I watched a finnish heavy metal documentary on the TV couple of days ago. It's strange that globally a very underground thing became a mainstream thing in a small country (most of radio stations here proadcast metall music these days). So if every artist would have just stopped 'being self-indulgent' I don't know where would the finnish metal scene be these days.
 
M

Mediocrefunkybeat

Guest
MFB,

We are just going to have to agree to disagree.

I am not going to deny the internet's power (after all I am taking advantage of it) but you are dead wrong when you discount Eno's connections in the music business as not being relevant - and I wasn't referring to his exposure. Out of all of the bands clamoring for "their fifteen minutes of fame" will come choas and as you quotes more rubbish around. But I doubt that you will see the day of the masses clamoring for songs in 21/16 or self-indulgent musicians playing only for themselves.

Band slike Hinder will still produce hit songs, much to your chagrin, and the record labels will still sign them and put horsepower of the money behind them.

Still at the end of the day, even playing "Sweet Home Alabama" for the masses beats the daylights out of punch a clock, making money for someone else.

I am pretty much done with this topic as nobody wins an argument.



Mike
My point is that you can make these kind of connections now without a record label using the Internet. I've seen it happen. I know a lady who got into management and within about a month had hundreds of names on her Blackberry - most of whom she'd never met and most of whom she'd garnered from the Internet and called herself to make contact with. After that she's managed to secure some very good venues for what are relatively local bands and put together launch parties and the like for bands that have been trying for this kind of exposure - but with the help of one motivated individual who knows what they're doing, the entire infrastructure of the business changes. You don't need labels to make contacts any more and the kind of exposure you can make for yourself on the Internet for practically nothing makes their business model obsolete.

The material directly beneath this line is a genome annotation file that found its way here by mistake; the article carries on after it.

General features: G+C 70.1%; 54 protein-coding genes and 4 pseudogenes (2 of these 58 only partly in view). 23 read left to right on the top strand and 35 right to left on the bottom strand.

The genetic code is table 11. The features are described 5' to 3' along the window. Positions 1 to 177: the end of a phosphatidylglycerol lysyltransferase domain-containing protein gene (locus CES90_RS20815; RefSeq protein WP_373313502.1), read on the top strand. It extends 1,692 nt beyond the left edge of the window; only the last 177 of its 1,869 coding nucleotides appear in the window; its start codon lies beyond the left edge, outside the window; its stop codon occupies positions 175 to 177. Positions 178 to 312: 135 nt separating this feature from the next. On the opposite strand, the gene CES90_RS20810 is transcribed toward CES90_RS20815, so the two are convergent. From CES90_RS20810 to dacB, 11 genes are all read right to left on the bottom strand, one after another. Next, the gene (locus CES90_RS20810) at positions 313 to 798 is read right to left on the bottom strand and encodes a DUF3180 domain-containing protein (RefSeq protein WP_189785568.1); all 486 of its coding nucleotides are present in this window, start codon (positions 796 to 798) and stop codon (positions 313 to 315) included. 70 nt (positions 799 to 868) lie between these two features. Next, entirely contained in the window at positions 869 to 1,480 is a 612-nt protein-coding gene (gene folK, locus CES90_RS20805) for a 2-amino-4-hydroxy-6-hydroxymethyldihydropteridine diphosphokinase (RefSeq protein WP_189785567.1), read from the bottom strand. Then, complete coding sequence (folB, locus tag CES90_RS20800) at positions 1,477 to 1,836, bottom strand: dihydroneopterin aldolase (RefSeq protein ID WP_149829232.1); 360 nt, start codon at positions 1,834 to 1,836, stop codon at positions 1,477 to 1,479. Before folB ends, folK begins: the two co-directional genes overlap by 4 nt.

As for having more crap around? I embrace that. Because with more crap, the occasional glimmer of genius is much more likely to shine. The industry has been controlled by a small selection of artists who - albeit with a few exceptions - have hardly pushed anything forward in the last twenty years. Listen to a mainstream pop single now and a mainstream pop single from 1996 and I can barely hear any difference. Listen to a mainstream pop single from 1996 and one from 1986. Not much difference there either, except for the production itself. That's twenty-three years of no progress. It's a small wonder bands are beginning to go back even further for sounds they clamour for - but that doesn't help matters either.